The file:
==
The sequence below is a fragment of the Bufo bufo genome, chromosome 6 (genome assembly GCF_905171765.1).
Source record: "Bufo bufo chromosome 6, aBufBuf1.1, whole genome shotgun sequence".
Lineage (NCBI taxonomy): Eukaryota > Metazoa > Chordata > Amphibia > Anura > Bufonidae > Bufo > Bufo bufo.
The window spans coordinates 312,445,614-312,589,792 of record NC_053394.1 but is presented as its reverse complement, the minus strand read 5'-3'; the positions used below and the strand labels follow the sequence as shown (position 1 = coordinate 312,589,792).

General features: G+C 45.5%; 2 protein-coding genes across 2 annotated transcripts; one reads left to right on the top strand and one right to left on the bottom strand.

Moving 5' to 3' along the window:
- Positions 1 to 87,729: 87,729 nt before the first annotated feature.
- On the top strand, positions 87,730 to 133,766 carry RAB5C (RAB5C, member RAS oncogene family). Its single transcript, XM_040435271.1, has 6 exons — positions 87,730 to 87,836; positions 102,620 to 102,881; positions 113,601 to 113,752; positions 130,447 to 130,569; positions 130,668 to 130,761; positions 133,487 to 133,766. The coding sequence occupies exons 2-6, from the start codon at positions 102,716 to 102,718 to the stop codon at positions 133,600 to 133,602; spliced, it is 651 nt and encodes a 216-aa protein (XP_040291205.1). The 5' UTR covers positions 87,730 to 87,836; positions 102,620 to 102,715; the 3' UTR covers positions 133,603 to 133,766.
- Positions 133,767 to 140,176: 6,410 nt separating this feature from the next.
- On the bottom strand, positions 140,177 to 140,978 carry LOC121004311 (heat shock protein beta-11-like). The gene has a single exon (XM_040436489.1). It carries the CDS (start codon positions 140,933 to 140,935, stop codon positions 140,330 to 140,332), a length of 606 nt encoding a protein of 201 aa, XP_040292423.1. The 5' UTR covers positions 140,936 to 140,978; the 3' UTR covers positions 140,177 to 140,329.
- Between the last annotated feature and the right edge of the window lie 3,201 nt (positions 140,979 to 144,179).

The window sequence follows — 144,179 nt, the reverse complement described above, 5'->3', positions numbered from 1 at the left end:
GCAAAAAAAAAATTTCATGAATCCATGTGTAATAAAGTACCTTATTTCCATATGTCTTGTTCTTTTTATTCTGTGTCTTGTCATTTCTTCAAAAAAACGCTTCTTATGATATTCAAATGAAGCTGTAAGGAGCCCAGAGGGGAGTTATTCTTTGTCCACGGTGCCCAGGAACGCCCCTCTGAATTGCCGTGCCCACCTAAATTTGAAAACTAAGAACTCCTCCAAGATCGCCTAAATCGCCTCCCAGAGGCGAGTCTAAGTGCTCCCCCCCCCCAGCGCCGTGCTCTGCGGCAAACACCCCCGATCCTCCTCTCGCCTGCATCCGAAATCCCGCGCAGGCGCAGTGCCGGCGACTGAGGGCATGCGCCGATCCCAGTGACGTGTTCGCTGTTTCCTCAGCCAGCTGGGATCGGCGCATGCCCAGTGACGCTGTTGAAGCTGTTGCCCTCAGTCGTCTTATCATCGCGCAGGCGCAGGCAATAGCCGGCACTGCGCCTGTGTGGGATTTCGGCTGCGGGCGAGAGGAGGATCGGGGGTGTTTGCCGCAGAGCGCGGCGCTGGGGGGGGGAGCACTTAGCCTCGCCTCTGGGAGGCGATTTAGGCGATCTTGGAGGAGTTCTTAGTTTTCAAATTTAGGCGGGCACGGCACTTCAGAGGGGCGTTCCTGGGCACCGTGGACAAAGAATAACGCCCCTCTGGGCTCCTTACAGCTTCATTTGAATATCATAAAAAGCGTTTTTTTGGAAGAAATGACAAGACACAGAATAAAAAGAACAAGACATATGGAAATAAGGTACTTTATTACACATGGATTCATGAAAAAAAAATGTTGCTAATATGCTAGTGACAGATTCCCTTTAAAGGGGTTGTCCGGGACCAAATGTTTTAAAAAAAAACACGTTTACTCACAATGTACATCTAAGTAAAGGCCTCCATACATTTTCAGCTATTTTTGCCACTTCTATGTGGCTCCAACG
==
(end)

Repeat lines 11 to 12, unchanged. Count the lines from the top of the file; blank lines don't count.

- Between the last annotated feature and the right edge of the window lie 3,201 nt (positions 140,979 to 144,179).

The window sequence follows — 144,179 nt, the reverse complement described above, 5'->3', positions numbered from 1 at the left end: